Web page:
A lot of times I really don't want to do it. I'll go months, and sometimes years between professional haircuts. For most of the 90s I'd shave parts of my head and cut what was on top by shear guess work. It had a kind of D-I-Y mystique.
But now, most of the time, I feel a bit old for that. I save it up until that moment when I look in the mirror and realize I look like like 1978 and something really needs to be done about it. So, I flip the switch un my head that says "it's haircut time," and I take care of it. I also prepare myself for inevitable disappointment.
I'm probably not going to be happy with what I get.
And the experience itself is difficult. Not as difficult as for some. I don't throw tantrums. I like the sensory experience of the clippers but not so much the scissors. It's not too bad for me, but I can totally see how it could be a million times worse for someone with a stronger sensory reaction.
My first trouble is that, sitting in the chair, I just can't explain what I want. So the barber or stylist just does what seems natural and I usually end up with either a 'big boy haircut' or the Anderson Cooper. What I want is something different, but I lack the words to explain it.
And maybe there aren't words. Maybe there's just this internal sense of what it is I want my hair to be that just doesn't match the training and the expectations of the stylist. In some ways, what I want is a crazy manga haystack of hair. What would happen if I said that? But I never can quite say that, probably because of the second thing.
The second thing is the physical proximity to another person that I don't know so well. It sets off a lot of weird things inside me. When I go to the dentist, my gums swell from anxiety and are prone to bleeding. That's another story.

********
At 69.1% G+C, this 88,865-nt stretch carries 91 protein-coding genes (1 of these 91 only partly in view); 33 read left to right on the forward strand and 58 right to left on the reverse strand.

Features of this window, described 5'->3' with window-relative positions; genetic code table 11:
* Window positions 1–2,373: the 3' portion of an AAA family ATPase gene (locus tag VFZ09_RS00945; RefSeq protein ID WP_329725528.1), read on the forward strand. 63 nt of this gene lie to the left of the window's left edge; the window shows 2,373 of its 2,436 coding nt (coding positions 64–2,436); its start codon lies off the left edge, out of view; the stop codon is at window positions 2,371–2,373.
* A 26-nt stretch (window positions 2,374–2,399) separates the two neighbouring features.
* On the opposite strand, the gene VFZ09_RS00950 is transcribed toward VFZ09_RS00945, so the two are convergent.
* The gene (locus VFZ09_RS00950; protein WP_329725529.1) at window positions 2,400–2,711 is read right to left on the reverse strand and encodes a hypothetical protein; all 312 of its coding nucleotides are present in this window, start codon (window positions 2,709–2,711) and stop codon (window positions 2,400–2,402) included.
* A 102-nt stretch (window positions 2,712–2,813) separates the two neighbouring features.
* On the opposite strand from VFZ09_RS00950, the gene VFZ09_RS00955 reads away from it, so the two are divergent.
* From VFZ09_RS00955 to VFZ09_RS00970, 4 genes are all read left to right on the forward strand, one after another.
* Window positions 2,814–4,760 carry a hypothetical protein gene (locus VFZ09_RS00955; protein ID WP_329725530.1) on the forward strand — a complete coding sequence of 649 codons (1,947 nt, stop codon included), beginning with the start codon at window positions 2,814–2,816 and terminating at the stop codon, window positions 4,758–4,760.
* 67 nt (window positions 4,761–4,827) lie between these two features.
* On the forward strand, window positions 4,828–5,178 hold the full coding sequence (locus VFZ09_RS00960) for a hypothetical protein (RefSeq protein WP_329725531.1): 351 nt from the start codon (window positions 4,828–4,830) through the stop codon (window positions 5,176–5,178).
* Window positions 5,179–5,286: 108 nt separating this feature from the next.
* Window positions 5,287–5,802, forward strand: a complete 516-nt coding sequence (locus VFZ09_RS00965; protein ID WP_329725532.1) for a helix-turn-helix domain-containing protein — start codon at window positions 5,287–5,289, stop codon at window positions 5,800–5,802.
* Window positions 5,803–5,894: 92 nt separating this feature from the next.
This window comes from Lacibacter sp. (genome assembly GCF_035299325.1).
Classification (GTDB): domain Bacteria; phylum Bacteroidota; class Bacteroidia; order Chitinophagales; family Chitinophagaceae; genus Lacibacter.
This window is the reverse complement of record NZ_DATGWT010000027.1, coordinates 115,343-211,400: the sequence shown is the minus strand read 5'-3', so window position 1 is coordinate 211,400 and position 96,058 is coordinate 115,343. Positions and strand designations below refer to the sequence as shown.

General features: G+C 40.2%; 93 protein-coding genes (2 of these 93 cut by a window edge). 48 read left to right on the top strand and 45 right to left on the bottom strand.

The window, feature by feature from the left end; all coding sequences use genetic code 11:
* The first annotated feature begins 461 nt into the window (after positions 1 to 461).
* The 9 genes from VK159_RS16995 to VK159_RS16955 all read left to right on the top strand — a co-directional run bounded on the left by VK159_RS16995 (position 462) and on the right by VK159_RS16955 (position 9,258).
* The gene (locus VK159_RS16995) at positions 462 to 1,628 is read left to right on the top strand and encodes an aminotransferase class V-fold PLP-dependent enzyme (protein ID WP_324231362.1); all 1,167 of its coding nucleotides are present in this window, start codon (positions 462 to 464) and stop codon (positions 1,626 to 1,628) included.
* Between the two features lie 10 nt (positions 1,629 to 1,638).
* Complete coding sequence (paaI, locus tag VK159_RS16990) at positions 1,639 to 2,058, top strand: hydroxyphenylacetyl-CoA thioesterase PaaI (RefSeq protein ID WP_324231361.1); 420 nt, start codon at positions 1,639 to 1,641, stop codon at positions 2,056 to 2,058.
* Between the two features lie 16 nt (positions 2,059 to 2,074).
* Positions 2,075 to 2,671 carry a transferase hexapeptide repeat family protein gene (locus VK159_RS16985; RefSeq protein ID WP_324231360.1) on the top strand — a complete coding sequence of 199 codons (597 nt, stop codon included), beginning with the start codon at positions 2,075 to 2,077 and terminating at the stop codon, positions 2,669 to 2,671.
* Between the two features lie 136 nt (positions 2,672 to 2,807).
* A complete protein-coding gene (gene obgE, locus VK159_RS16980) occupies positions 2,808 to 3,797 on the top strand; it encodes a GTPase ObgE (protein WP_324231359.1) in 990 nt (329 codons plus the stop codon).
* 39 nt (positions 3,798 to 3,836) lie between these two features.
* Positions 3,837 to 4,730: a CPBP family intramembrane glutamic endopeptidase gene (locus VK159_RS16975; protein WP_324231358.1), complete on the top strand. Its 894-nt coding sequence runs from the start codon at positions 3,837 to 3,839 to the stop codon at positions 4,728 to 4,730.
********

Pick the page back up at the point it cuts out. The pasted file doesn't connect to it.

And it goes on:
The barbershop is a very different environment than the dentist office. It's less clinical, better music, and the stylist always is ready to chat. The conversational aspect is the killer. It's easy to be taciturn with a chatty dental hygenist, because your speaking organ is compromised. There is no such built in defense against the small talk of the hair stylist.
And the stylist is so, so close. Touching my head and really getting closer to me than I'm used to lately. And it's confusing.
In a way, it feels very intimate. But I don't know what to do with that feeling. It's a misreading. The stylist is doing her job. Today it was a her, which simultaneously makes it easier to relax and easier to get confused about the misreadings caused by proximity.
With a male stylist, I know where I stand. I've long since figured out that I'm not attracted to men. Long ago I gave the question a proper amount of objective consideration. I can be okay with knowing who I am in that interaction.
With a female stylist, especially an attractive one who seems to fall in the same general age bracket as myself, signals start getting sent. Not of a creepy variety, so much, but just of the kind that, well, hell, it creeps me out. I don't know who I am in relation to this person who is putting her hands on my head. Especially since small talk is part of the exchange. Is there some underlying hint within her question about what I was planning on doing that evening?
Probably not. Now I can see it as probably not. Or was it? It doesn't matter now, but at the time I was confused. Was there some sort of perfect answer she was hoping for and if I'd said it we could have ended up hanging out after her shift watching reruns of Doctor Who? And is that the kind of thing I want out of a trip to get a haitcut?
I suppose this is it. When people get that close to me, I cease to be able to figure out what they want out of the interaction. There is too much information all at once for me to sort through, and I can't even figure enough of my way through it to be able to say 'no, not so short with the bangs.'
When I was married, it was easier. It was easier to know who I was in relation to other people. Certain levels of intimate connection were out of the equation as soon as I said the words 'my wife.' But now I don't know. I could be anybody.
That's the most terrifying thing about getting a haircut. Someone is so close to me, way inside my personal bubble, physically doing things to the outside of my head. If I don't know who I am, could they be doing things to the inside of it, too?
It takes a lot of work to get to know someone well enough that I can trust them to be so close to me. Getting a haircut forces me to shove all that reluctance aside. And maybe that's really why I'm always so disappointed with the results. They remind me that I don't know who I am when I get too close to a stranger. When I don't know how my story plays out with their story. When I don't know what they want from me and I can't figure out what I want from them.
But I have to get haircuts sometimes.